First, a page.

A trial began Monday focused on the question of whether Iowa’s voter ID law unconstitutionally infringes upon Iowans exercising their right to vote.
The League of United Latin American Citizens and Iowa State University student Taylor Blair are asking a judge to strike down three parts of the law, which was passed by Republicans in the Iowa Legislature in 2017.
The challenged provisions are a requirement to show voter identification at the polls, a requirement to use a voter ID number when applying for an absentee ballot, and allowing county auditors to reject absentee ballots and applications because a voter’s signature doesn’t appear to match other election records.
Attorney Bruce Spiva said these provisions put burdens on the right to vote that outweigh any potential benefits.
“The unjustified hurdles that [the law] placed in front of the ballot box will disproportionately trip those voters who are young, voters who are elderly, poor, lacking in educational attainment, minorities, women, and Democrats,” Spiva said.
Iowa Assistant Attorney General Matthew Gannon said the judge should find these laws constitutional and let them stand.
“Because they apply to all voters in a uniform and non-discriminatory manner and are properly tailored to advance legitimate state interests,” Gannon said.
He added those interests include ensuring the integrity of elections and instilling public confidence in the process.
These provisions have not yet been enforced in a general or midterm election. A judge put the new absentee identification number and signature verification laws on hold before the 2018 election.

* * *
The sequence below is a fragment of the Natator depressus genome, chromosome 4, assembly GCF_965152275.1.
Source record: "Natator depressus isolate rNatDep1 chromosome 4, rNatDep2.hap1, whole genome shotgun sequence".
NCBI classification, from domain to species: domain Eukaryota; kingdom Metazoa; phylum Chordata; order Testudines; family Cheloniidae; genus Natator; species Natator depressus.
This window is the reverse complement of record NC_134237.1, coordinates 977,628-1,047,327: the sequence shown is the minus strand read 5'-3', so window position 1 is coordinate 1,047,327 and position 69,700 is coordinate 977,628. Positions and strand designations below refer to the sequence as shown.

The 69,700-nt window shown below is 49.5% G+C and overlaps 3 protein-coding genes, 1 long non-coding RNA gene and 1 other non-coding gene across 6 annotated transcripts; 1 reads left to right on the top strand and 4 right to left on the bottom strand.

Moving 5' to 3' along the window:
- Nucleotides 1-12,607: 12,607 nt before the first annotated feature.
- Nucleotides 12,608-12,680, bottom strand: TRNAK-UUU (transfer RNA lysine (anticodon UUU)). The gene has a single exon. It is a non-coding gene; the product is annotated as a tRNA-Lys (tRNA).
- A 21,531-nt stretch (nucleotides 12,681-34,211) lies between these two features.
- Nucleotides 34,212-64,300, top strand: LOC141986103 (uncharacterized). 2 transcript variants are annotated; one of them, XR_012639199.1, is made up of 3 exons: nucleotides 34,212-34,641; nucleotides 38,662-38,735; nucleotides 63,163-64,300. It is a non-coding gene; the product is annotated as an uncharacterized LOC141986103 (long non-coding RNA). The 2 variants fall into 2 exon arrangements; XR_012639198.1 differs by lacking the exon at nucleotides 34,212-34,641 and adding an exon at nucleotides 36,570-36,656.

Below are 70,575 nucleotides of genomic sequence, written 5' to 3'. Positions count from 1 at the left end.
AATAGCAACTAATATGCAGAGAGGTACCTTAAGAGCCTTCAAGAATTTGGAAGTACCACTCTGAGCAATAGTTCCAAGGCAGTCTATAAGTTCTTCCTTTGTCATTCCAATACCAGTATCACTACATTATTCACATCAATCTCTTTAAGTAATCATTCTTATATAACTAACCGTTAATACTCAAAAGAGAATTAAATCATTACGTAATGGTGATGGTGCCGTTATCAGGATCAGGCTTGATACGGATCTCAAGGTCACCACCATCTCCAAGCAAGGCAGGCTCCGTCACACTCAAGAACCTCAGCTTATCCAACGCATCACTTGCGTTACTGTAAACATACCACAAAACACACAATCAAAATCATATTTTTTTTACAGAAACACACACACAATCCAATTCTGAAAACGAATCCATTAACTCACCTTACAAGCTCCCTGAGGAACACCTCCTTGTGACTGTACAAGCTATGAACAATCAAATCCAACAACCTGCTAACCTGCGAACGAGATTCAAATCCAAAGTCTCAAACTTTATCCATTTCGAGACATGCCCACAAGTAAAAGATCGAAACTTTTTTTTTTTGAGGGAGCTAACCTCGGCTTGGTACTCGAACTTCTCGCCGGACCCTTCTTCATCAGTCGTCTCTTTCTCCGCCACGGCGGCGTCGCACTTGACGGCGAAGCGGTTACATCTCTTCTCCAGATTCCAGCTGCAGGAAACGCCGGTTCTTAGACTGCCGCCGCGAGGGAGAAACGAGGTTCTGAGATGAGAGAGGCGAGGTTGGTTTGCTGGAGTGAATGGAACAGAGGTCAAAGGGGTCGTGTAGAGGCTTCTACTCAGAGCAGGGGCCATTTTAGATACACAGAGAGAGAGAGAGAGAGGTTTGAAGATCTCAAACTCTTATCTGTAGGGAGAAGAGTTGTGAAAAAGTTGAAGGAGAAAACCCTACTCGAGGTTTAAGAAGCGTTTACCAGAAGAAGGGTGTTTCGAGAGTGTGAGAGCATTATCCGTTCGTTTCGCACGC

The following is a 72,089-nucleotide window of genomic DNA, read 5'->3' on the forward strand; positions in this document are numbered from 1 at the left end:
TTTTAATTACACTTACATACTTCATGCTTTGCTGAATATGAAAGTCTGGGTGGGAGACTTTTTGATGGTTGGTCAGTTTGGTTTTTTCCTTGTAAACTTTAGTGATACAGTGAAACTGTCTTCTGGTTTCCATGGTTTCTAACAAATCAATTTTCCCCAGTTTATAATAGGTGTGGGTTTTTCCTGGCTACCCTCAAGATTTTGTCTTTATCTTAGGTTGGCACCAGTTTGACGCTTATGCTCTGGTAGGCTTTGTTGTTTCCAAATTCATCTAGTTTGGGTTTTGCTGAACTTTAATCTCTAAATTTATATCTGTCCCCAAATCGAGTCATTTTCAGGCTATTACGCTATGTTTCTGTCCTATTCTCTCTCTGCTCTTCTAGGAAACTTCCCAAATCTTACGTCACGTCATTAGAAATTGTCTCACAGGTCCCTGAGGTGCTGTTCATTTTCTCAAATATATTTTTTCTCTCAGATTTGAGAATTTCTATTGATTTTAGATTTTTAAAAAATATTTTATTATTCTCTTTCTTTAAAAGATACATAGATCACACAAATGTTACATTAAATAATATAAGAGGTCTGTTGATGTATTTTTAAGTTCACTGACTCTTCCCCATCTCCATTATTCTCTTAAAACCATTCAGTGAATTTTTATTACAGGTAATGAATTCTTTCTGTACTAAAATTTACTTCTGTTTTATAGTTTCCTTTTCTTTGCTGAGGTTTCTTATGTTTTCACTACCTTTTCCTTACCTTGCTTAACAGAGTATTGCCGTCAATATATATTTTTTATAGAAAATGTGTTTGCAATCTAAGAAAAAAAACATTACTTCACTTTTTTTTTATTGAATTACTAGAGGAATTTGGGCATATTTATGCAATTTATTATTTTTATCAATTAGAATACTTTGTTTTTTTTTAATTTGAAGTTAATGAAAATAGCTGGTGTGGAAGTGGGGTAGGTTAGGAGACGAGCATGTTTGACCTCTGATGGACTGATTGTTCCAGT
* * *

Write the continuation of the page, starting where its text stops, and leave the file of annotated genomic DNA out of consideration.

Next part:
The voter ID requirement was in a “soft roll-out” phase last year. Now, in 2019, the voter ID requirement is in effect.
But the plaintiffs called witnesses who said they were already affected by the voter ID law.
Taylor Blair, an ISU student and College Democrats member with experience helping people register to vote, said he did not receive a voter ID card in the mail because he was falsely matched with a person who has a driver’s license. He eventually got a card after calling his county auditor.
Blair added the new law makes voting a lot more complicated, especially for college students. And he said he would rather spend his voter outreach time talking with people about issues facing the country.
“Every year I have to spend more time not talking about those important things, but talking about just helping them figure out how to jump through hoops to get to the polls,” Blair said.
April Colehour of Maquoketa said she brought her state-issued voter ID card to vote in the 2018 election, but poll workers asked her for her driver’s license instead because the system indicated she had one. She said she allowed her license to expire because she has a medical condition that prevents her from driving.
Election workers told Colehour she could fill out a ballot, but they weren’t sure if it would count.
“I was frustrated, and I was mad, because when you go to vote, that’s supposed to be your voice,” Colehour said. “And that day, my voice wasn’t heard. I didn’t know if it was going to be heard.”
Colehour said she didn’t know her vote was counted until the lawyers in this case called her earlier this year.
Gannon said Iowa is the only state with a voter ID law to send out identification cards to voters who don’t have a driver’s license.
“No other state in the country went to such lengths when enacting a voter ID statute,” Gannon said.
And he noted these witnesses never lost their opportunity to vote.
The trial in Polk County court could last about two weeks.
A judge in a separate but related case ruled against the state and struck down an administrative rule that bars elections officials from using the voter registration system to obtain missing voter information for an absentee ballot. The secretary of state’s office is asking the Iowa Supreme Court to overturn the ruling.